Healthy Living: Local News
Research shows weak link between PTSD, violent behavior
Story Updated: Apr 20, 2012
Head injuries can diminish "executive function" -- self-control -- especially when the part of the brain just above the eyes, called the orbitofrontal cortex, takes the hit. Injury there "increases the chance of violent behavior by about 10 percent," said David Cifu, director of the VA's physical medicine and rehabilitation program, citing an analysis of more than 50 studies.
TBI can worsen the symptoms of people who already have PTSD or who go on to develop it because of, say, a near-fatal bomb explosion. Curiously, however, PTSD appears to be more severe in soldiers who suffer mild head injuries rather than severe ones. The reason may be that prolonged unconsciousness can blot out the memory of the traumatic event.
"We've asked them (experts), 'How do we predict violence in a soldier?' and they haven't been able to provide us with a good screen," said Col. Rebecca Porter, a psychologist who heads the behavioral health division of the Army surgeon general's office. "The best predictor of future behavior is past behavior."
In any case, mental disorders arising from trauma are unlikely to be a big contributor to a person's violent tendencies, many experts believe. "To pick PTSD and highlight it in the way it's been played out in the media is a gross distortion, and contrary to what we know," said Matthew Friedman, director of the VA's national center.
Nevertheless, finding the angriest combat veterans is an urgent priority. A group of researchers at the University of California at Irvine reported in January that a seven-item questionnaire called the Dimensions of Anger Reactions scale given to 3,500 combat veterans seeking treatment was able to identify those in whom anger and thoughts of violence (as opposed to anxiety or depression) predominated.
Three months before soldiers return home from the war theater, commanders fill out a "Downrange Assessment Tool" telling their counterparts in the United States about unusual stresses a soldier may be under -- combat experience, domestic problems, disciplinary issues. Upon arrival, everyone is screened for PTSD (among other things), and again 90 to 180 days later.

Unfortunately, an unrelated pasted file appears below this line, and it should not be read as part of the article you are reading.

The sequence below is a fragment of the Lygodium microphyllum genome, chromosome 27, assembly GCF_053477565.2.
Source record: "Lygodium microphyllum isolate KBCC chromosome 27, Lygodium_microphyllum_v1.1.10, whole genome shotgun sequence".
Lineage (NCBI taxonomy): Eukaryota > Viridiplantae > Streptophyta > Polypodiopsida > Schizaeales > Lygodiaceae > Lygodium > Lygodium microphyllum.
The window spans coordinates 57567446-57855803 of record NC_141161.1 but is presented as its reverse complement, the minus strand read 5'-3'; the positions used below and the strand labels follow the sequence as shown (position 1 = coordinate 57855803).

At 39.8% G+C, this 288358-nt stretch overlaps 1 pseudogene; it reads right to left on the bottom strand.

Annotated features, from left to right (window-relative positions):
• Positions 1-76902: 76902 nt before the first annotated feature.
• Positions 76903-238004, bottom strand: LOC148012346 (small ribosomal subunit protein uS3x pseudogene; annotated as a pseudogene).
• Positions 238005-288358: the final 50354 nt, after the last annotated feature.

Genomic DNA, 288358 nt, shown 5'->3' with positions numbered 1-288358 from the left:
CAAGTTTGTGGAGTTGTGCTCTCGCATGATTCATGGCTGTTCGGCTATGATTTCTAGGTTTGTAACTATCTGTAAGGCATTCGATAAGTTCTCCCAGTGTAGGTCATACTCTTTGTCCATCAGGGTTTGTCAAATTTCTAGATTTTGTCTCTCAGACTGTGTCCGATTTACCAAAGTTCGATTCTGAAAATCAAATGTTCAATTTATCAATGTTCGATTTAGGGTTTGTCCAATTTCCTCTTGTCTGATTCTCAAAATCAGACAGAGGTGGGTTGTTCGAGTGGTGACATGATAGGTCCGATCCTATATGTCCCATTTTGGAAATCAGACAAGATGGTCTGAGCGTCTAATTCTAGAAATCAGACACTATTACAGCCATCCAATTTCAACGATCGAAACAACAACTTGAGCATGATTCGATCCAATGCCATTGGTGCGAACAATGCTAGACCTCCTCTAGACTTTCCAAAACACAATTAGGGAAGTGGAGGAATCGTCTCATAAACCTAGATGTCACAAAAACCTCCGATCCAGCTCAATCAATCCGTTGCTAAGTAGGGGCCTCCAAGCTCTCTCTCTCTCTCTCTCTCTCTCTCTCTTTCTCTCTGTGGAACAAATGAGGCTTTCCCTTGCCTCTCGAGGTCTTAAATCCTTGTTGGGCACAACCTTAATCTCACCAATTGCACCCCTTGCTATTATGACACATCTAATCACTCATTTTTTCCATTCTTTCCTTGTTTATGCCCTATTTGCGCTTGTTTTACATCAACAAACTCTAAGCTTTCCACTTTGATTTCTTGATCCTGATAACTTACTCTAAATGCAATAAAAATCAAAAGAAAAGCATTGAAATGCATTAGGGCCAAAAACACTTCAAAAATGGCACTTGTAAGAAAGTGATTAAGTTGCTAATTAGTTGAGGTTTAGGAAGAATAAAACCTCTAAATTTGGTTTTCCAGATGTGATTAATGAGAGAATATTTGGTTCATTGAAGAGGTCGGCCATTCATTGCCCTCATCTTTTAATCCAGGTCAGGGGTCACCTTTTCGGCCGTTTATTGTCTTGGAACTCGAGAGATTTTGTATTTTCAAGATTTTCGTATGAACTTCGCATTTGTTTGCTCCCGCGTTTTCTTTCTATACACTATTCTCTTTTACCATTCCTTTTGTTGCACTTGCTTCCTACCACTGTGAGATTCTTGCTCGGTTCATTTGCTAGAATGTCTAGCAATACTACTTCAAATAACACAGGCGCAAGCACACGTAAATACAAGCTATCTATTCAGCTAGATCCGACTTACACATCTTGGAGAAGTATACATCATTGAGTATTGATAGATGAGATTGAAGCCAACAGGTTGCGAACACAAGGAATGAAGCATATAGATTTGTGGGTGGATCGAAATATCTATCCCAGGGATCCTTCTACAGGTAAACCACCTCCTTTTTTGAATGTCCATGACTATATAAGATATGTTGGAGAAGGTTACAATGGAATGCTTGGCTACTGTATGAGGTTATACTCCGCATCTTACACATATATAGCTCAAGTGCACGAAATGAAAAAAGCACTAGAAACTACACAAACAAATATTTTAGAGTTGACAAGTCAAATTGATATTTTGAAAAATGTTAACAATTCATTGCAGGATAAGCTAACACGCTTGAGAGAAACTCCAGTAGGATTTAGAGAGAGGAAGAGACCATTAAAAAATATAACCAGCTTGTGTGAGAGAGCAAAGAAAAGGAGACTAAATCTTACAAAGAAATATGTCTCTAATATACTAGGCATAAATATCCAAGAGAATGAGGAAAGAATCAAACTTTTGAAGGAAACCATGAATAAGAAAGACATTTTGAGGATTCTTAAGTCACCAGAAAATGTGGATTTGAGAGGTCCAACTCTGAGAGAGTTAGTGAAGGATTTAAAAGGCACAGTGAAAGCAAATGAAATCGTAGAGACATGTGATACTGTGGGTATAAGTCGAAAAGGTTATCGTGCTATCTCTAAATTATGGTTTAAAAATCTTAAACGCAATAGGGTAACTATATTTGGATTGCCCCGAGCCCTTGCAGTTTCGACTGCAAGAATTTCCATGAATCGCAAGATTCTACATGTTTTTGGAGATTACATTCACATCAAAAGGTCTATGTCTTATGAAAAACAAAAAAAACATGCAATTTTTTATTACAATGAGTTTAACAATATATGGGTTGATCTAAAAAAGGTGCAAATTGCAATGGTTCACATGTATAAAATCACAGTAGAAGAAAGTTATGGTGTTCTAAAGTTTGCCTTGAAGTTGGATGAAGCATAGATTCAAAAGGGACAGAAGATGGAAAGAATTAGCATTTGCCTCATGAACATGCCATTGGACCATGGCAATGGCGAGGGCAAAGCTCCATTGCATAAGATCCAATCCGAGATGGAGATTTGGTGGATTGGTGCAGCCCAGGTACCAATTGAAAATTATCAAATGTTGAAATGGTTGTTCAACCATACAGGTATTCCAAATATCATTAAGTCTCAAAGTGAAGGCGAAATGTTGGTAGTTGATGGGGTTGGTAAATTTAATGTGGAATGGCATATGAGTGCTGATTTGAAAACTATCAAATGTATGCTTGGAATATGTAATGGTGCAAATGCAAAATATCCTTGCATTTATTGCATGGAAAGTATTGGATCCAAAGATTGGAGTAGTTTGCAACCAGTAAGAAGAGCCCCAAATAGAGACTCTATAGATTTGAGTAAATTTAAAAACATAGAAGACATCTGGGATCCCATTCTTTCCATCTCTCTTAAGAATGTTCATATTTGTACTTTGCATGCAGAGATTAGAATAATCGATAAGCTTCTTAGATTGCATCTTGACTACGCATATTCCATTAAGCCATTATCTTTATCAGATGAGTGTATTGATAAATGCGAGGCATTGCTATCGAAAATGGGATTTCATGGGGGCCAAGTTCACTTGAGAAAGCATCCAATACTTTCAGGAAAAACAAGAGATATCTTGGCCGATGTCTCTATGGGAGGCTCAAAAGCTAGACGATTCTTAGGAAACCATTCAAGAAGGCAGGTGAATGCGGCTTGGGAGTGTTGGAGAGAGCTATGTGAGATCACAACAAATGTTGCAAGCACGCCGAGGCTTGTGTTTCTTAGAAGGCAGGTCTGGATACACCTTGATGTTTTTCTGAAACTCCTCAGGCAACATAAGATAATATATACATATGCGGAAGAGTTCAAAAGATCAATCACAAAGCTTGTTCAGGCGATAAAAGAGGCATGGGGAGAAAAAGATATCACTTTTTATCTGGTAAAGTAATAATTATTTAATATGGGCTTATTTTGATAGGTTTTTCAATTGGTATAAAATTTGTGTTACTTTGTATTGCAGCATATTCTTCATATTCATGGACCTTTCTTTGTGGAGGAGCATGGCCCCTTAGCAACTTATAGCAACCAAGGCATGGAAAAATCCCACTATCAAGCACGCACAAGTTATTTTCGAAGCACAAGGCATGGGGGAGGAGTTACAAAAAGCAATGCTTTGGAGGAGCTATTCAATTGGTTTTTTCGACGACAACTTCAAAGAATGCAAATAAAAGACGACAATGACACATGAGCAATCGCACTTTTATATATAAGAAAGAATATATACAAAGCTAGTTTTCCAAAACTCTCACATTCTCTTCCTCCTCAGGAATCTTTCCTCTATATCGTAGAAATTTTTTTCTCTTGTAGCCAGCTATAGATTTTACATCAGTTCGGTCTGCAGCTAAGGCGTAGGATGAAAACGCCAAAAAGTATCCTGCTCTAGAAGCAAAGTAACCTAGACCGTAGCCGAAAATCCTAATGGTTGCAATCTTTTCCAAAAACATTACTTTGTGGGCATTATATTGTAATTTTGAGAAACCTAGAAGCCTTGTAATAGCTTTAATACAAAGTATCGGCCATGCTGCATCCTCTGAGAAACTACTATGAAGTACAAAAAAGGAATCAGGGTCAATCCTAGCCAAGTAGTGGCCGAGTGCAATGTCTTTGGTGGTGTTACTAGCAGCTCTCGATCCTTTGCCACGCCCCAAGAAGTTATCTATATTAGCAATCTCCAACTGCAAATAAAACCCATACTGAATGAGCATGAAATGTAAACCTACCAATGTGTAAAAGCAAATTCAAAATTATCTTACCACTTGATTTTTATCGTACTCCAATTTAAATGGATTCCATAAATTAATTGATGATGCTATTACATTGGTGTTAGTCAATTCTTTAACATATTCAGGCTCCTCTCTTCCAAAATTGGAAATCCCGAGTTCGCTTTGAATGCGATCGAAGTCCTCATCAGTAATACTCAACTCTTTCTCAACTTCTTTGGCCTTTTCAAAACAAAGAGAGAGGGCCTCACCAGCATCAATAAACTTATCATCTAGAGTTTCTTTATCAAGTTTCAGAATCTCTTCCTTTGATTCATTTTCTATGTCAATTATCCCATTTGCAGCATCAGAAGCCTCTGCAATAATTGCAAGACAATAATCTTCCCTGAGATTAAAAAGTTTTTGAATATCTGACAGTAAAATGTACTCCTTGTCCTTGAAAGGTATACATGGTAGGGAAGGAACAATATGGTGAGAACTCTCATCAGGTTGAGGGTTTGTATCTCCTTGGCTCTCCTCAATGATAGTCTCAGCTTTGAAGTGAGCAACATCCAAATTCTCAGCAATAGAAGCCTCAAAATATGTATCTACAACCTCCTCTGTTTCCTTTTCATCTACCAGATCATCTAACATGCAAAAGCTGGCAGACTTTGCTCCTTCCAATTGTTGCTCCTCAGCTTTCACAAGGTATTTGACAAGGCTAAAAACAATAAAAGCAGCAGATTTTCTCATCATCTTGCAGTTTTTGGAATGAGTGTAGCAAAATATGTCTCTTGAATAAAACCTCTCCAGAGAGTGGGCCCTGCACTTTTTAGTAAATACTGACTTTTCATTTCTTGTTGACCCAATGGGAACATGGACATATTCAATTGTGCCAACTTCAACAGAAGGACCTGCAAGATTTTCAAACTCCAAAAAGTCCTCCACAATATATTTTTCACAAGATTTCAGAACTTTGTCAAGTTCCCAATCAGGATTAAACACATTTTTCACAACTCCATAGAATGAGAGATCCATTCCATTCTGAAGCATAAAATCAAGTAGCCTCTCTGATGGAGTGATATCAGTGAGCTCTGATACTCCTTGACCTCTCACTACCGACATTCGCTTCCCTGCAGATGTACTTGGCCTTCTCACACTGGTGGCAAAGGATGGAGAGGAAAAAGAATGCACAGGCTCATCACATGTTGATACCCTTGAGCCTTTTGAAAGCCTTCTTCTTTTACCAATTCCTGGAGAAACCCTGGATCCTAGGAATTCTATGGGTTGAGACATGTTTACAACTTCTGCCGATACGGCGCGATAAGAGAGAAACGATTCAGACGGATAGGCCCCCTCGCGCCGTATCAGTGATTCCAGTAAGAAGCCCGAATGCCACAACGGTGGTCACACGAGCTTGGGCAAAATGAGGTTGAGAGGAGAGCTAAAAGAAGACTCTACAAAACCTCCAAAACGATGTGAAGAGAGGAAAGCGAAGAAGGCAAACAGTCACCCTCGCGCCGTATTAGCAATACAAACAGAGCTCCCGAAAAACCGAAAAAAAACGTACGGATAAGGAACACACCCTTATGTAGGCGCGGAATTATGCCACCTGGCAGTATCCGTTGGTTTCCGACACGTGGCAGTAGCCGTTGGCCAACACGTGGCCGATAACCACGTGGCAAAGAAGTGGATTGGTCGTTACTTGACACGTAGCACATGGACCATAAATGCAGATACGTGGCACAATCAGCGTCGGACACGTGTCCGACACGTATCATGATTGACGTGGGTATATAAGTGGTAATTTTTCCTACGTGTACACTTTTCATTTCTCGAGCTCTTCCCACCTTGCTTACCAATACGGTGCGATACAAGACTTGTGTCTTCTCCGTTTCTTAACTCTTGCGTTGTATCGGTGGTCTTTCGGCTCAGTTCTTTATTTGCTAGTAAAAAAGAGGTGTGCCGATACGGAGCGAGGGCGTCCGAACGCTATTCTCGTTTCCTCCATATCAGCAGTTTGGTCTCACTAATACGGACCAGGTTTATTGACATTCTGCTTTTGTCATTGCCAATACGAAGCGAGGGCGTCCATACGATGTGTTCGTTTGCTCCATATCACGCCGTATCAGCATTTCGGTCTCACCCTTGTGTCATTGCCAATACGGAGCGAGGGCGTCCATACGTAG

Soldiers are also screened for PTSD and TBI problems before they are sent overseas. Porter, the Army psychologist, said that while neither diagnosis precludes deployment, soldiers with severe symptoms or under active treatment for the disorders wouldn't be sent.
"There's a misperception that PTSD is debilitating for anyone who has the diagnosis. There are actually varying degrees of how it impacts one's life," she said.
Neither the Army surgeon general's office or Central Command could provide data on what fraction of soldiers scheduled to be sent to the war theaters in the past 10 years were judged undeployable because of PTSD or TBI, or whether the percentage has gone up over time.
However, Porter said the percentage of combat soldiers evacuated for behavioral health reasons has remained relatively stable over time. That suggests "the soldiers we are sending into theater are able to complete their mission and are at least as resilient now as they were at the beginning of the wars."